At the time of this writing, there have been 13 food product recalls of U.S. Department of Agriculture (USDA)-regulated products in 2021. Three were caused by pathogens (E. coli O157:H7, Salmonella and Listeria monocytogenes), three resulted from the presence of foreign materials (glass, plastic and rubber) and seven resulted from products that were deemed by USDA to have been produced “without the benefit of inspection.”
That seems like a high percentage of recalls and suggests that industry may need to do a better job in some segments ensuring compliance with all inspection-related rules and requirements.
What does it mean to produce a product without the benefit of inspection? Well, it would be like attempting to dock a cruise ship without being a licensed captain or performing surgery without having attended (and graduated from) an accredited medical school. As we all know, USDA takes meat production very seriously and over the course of 100 years has established many requirements that must be satisfied prior to being accorded the privilege to harvest and fabricate animals for human food.
Federal establishments must meet stringent requirements prior to issuing a USDA Grant of Inspection. A company’s HACCP plans, sanitation procedures and other required programs must not only be reviewed by USDA (and must avoid USDA objection), but the construction, layout and serviceability of the facilities and equipment must also be deemed adequate for ensuring the consistent production of a safe product. Once a company has demonstrated it has the required plans and programs in place, it will be allowed to operate under the close supervision of USDA.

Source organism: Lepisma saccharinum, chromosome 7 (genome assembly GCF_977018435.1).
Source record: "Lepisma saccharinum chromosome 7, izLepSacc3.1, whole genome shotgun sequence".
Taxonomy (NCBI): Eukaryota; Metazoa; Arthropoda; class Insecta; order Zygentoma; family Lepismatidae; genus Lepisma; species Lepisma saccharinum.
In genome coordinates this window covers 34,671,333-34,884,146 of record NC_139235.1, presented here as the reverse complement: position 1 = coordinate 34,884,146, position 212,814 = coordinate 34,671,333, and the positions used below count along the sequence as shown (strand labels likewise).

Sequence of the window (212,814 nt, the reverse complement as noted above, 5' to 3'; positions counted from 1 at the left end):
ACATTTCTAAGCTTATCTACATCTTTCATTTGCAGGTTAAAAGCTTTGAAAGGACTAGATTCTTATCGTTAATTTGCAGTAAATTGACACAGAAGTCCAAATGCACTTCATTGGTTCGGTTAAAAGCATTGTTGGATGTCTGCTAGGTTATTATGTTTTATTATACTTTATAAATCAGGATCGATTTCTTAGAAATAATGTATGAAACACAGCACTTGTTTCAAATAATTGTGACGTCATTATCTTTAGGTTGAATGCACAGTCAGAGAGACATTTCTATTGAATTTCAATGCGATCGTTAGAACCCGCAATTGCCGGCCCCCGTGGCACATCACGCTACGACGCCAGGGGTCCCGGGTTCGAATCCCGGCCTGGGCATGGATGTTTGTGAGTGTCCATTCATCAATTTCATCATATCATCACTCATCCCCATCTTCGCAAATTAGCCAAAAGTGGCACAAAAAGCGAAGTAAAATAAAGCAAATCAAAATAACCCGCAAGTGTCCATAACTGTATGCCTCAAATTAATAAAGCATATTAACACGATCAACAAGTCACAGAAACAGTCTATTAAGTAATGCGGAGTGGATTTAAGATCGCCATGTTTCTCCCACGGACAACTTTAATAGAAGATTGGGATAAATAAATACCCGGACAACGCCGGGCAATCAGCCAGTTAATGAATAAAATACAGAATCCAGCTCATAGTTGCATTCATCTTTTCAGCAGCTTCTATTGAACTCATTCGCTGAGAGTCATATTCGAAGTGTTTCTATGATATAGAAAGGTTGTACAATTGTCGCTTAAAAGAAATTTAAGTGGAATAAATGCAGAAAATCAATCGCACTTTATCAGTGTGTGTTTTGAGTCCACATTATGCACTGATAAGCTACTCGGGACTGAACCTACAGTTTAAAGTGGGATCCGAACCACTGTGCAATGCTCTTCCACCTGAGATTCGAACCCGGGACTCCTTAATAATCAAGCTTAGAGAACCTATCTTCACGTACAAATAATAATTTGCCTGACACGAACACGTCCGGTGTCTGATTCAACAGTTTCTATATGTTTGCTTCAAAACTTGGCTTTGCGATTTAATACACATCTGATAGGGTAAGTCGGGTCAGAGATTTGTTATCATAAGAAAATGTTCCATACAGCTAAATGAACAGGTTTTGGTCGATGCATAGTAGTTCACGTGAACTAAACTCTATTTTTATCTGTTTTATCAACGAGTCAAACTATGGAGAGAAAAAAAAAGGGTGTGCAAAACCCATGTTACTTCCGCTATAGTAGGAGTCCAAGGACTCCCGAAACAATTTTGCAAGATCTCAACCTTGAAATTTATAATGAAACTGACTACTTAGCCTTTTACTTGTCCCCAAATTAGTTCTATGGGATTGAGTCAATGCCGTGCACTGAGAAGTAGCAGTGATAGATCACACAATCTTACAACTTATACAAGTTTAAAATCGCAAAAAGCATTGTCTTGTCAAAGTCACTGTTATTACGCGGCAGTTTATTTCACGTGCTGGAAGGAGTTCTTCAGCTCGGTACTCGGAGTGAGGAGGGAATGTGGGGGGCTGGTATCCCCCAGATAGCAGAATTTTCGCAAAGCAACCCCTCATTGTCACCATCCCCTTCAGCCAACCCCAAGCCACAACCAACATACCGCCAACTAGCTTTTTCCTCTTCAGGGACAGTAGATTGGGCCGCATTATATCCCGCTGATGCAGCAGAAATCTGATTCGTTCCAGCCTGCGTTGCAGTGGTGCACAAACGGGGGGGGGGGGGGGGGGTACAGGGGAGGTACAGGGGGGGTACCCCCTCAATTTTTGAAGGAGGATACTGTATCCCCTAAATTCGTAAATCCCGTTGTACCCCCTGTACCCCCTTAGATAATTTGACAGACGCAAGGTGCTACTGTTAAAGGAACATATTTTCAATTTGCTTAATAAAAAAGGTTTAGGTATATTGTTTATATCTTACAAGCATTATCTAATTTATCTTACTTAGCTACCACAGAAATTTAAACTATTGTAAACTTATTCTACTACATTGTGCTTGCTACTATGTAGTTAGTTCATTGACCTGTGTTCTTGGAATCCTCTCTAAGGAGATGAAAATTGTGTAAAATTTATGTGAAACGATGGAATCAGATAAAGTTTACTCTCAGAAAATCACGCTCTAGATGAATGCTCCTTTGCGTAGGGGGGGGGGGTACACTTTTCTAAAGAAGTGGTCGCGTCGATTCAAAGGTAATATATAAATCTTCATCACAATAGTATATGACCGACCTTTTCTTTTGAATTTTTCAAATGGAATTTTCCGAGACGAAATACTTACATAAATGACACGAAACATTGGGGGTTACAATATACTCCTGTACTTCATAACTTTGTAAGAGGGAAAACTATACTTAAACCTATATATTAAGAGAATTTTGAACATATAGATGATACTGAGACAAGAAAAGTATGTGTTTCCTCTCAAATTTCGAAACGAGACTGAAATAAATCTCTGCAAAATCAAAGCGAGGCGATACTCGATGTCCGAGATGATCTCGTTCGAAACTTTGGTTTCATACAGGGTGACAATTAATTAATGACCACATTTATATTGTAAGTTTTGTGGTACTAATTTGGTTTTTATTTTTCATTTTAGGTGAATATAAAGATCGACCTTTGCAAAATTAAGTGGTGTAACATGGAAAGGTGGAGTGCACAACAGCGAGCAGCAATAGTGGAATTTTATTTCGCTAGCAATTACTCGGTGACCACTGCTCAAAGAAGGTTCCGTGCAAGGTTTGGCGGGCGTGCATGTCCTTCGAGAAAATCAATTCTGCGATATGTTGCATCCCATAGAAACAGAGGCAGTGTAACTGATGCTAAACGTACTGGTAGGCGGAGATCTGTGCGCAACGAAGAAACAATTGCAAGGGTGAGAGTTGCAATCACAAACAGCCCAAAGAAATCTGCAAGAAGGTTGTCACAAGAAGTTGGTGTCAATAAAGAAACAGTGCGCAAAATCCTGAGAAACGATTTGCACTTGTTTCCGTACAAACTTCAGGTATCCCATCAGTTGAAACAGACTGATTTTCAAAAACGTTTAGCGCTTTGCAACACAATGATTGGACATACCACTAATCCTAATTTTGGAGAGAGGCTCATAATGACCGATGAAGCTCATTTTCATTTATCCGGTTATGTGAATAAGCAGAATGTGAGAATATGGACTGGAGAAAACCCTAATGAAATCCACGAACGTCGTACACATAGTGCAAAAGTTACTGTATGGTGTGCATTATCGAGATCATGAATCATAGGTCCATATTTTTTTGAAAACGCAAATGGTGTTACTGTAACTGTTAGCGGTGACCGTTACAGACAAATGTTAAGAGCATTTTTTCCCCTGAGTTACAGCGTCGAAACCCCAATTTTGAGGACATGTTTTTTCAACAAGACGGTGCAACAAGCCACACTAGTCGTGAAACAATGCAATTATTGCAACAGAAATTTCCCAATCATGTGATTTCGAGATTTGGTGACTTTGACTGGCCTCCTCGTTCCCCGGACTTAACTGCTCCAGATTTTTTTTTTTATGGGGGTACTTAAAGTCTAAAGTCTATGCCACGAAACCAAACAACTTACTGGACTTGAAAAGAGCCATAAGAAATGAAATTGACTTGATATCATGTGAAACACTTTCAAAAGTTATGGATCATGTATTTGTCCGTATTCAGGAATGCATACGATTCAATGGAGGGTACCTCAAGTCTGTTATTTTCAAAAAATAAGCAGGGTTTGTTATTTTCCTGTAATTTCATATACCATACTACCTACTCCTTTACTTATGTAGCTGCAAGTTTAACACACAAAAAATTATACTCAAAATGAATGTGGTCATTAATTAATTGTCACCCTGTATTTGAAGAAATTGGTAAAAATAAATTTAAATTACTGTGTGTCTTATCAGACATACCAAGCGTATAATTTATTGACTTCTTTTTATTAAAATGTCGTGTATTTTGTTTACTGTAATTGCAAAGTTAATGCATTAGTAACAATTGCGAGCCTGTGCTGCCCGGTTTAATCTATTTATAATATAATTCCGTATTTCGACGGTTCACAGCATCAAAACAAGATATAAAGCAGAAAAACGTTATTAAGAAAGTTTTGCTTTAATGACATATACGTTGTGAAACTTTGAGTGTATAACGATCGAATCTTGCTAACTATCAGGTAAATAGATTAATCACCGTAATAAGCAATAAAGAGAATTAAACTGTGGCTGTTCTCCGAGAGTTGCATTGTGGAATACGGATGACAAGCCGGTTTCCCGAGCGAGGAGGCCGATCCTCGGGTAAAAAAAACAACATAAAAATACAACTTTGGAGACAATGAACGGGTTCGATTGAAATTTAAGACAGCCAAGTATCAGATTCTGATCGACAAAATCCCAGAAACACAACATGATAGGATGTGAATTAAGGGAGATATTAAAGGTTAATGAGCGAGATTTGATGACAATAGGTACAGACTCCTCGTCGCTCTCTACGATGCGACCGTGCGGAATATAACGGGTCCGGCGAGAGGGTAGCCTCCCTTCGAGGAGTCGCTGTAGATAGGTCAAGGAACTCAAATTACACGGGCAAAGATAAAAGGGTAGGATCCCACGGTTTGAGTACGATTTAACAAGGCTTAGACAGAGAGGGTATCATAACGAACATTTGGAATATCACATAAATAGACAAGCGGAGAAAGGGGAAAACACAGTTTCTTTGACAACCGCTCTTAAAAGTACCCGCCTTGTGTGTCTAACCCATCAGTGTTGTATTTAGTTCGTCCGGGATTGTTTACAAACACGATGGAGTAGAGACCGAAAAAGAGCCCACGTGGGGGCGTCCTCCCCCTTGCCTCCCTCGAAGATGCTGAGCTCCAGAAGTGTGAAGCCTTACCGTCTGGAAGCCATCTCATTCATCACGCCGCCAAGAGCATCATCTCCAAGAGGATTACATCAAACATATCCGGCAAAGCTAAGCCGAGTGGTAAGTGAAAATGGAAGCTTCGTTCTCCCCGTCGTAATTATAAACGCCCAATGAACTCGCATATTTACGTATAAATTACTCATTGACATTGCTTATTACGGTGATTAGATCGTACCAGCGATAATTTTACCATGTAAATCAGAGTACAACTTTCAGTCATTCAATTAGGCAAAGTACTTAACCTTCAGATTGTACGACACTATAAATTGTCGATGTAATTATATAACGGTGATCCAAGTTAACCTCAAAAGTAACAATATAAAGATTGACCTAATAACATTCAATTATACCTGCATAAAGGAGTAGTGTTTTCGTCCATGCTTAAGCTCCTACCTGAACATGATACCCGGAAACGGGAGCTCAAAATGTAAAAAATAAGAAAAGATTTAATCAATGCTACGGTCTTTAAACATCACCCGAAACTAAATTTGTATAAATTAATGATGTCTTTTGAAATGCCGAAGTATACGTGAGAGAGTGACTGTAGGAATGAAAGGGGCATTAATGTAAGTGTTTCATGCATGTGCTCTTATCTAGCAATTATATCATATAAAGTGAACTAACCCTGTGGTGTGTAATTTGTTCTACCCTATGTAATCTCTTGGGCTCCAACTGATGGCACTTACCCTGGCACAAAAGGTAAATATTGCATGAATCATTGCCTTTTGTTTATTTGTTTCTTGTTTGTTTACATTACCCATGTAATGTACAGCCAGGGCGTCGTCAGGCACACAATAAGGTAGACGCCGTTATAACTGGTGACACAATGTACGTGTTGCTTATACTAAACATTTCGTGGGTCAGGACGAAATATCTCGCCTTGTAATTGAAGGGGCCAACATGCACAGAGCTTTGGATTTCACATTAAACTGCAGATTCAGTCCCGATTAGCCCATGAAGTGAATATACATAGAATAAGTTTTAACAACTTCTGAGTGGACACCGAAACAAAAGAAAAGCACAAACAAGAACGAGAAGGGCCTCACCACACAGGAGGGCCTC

So why do companies appear to be struggling in 2021 with inspection issues? The most egregious example was discovered by USDA during routine verification tasks. USDA personnel discovered the establishment had produced taco dip, pasta salads and potato salad (which all required USDA inspection) at an off-site, uninspected facility, shipped the products to their federal establishment, then repackaged and labeled the products with the USDA mark of inspection. This led to a recall of nearly 7,000 pounds of products. In another example, a company in Illinois reportedly produced nearly 10,000 pounds of meat and poultry pasta products in a facility that presumably had neither applied for nor received a federal USDA Grant of Inspection.
In the remaining recalls, the products at issue were imported from ineligible foreign establishments and determined by USDA to have been produced without the benefit of inspection. Examples included pork products imported from France, beef products imported from China and canned corned beef imported from Australia. All told this year, more than 500,000 pounds of violated food products were removed from store shelves because of the lack of inspection.
When buying ingredients, always be sure to verify that your suppliers are shipping compliant products. When producing your own, never try to captain the ship without a license. Always make sure your products are being produced only in approved facilities and only on the authorized days and times.